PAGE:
For those investors within the industry as well as for those seasoned investors who are familiar with the Funds market, foreign Funds in particular, will note that it is becoming increasingly commonplace for Asset Management companies across the globe, to launch Sub-Funds with a differing number of share classes. These vary in type for various reasons; either income accumulating (accumulator) or income distributing (distributor); Retail or Institutional Share Classes; and more recently, there has been an increasing trend in issuing hedged classes as opposed to the traditional Unhedged Share Classes.

It is conventional for the performance of a fund to be reported in an array of currencies in which a Share Class is launched, as each investor will choose to invest in those share classes which suit their needs.

Take a local investor for example, whose day-to-day income and expenditure are more often than not in euros, this is typically the case. S/he might however prefer to invest in a USD-denominated Fund, such as a US Bond Fund or US equity fund having a Share Class in EUR rather than in the USD share class. Such investor would be willing to take on the market risk of investing in US securities but wish his/her investment to be EUR based. In such cases, investors who choose a different currency to that of the fund‘s investment strategy do so at the expense/risk of having their investment returns influenced by exchange rate movements between the currency of the fund’s investment strategy and the currency of the share class.

There are ways whereby asset managers can mitigate this currency, and that is by entering into transactions known as currency hedges. This is a way of minimising the impact of these exchange rate movements, which serves to remove some of the currency-related risks, thereby permitting an investor to be exposed to the performance of the underlying assets, without the additional risk of being exposed to unnecessary/unwarranted currency fluctuations.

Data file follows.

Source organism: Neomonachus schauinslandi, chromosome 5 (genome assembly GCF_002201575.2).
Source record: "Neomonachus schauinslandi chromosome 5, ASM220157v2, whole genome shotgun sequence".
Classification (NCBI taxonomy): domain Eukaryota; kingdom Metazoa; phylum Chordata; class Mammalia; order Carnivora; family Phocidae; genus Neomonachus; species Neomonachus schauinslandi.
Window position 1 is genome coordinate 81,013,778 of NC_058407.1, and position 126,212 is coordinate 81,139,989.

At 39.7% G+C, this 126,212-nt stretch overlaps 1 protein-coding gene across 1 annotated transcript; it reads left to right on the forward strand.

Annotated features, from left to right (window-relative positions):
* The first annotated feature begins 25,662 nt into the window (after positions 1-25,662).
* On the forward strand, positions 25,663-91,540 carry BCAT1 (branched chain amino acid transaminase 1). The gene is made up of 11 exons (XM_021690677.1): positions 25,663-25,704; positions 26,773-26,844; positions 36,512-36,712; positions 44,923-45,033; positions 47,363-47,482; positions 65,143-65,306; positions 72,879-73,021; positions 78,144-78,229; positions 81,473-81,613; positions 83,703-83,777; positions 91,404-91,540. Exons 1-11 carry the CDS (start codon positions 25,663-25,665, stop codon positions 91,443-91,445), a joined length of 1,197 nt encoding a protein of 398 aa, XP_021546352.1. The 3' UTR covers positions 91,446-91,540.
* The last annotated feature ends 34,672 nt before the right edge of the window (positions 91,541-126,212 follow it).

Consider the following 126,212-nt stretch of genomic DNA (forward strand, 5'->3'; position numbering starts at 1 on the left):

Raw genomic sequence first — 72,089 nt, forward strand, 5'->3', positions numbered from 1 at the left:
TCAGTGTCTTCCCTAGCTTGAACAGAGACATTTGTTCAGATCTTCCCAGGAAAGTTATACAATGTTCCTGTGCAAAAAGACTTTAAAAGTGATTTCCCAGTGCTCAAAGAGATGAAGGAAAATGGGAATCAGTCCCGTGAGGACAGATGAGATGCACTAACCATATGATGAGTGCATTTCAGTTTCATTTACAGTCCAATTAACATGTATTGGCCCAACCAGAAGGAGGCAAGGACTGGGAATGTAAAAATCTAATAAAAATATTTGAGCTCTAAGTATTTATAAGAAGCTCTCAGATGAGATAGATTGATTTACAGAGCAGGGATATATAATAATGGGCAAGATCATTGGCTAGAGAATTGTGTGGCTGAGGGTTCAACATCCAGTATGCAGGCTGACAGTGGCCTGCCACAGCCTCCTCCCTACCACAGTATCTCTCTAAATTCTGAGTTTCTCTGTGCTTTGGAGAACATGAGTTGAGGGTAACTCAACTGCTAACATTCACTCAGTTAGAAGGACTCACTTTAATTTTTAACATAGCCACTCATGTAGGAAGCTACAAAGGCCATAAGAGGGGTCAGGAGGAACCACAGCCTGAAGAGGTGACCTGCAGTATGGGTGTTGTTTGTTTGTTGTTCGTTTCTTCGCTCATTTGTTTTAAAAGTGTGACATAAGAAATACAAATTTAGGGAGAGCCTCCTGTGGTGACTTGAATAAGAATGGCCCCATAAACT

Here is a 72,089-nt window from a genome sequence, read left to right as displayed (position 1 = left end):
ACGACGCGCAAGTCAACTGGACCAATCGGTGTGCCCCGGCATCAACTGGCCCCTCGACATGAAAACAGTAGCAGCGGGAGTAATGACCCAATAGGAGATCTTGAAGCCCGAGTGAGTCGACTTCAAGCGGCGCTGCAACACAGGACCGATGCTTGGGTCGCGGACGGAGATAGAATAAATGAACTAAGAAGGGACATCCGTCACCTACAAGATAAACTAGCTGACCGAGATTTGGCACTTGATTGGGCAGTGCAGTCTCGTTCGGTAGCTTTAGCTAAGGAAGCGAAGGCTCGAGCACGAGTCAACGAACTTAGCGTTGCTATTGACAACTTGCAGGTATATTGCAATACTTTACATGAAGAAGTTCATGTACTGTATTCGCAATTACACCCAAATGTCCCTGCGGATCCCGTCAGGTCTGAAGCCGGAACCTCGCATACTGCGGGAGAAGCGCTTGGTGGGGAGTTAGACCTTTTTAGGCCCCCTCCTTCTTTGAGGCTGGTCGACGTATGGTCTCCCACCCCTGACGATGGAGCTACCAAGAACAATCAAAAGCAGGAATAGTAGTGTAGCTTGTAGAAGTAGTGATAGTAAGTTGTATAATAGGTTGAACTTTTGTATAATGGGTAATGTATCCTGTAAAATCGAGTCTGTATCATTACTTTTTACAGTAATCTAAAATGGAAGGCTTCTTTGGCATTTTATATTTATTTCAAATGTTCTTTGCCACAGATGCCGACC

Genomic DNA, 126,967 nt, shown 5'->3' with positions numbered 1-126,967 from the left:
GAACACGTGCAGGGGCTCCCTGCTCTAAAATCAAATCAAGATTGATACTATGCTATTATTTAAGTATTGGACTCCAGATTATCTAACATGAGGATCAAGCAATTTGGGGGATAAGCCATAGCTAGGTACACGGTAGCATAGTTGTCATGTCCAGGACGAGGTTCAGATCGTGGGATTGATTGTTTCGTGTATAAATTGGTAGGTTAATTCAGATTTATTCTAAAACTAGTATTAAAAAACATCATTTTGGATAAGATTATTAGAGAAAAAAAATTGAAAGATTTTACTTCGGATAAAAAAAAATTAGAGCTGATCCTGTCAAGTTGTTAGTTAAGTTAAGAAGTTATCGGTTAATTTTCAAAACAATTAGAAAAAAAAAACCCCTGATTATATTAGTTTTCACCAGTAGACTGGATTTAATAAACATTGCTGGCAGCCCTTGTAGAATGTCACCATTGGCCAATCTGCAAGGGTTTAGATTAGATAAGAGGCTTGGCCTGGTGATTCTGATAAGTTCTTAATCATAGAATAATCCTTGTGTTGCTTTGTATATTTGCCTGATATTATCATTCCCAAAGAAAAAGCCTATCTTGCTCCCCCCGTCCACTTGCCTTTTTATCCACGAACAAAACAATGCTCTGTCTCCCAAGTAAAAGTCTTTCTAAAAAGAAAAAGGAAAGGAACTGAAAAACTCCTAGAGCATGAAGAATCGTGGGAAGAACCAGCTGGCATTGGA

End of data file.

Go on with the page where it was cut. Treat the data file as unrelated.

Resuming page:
It is of utmost importance to highlight that no hedging strategy is 100% perfect and therefore currency risk is not eliminated in its entirety. Differences primarily relate to costs, the type of instruments used, amongst other things. This means that a USD Share Class and a Hedged EUR share class (hedged at share class level) will move practically in tandem, in the absence of any cost-related adjustments. The return an investor will be exposed to is a mix of the performance of the underlying asset/constituents of the fund, as well as the impact of any currency movements at fund level.

Hedged and unhedged share classes exist to give investors that extra flexibility in their investment choices. All in all, each investor will look at his/her individual circumstances to determine which type of share class to invest in. Ongoing expenses between hedged and unhedged share classes should be practically identical, with the hedged share classes being that little bit more expensive as the NAV will have the embedded hedging costs, but that is more than understandable.

What investors need to keep in mind is that currency hedging may decrease or increase a share class’ performance vis a vis that of an unhedged share class. In particular and this point is critical, is that currency hedging may substantially limit currency hedged share classes from benefitting if the currency of the currency hedged share class falls against a sub-fund’s base currency or the portfolio’s currencies. Consequently, non-hedged share classes can profit from currency movements, and investors in currency-hedged share classes may miss out on additional gains in these circumstances.

From an asset management perspective, the process of hedging at share class level has no impact on the management of underlying assets in the sub-funds offering NAV hedged share classes because it is the NAV of the relevant share class which is hedged, and therefore not the underlying assets of the Sub Fund as a whole. This means that portfolio Hedged Share Classes are hence aimed at reducing underlying currency exposure, and will therefore generate varying levels of performance to the sub-fund’s unhedged share classes brought about by the different currency hedge positions.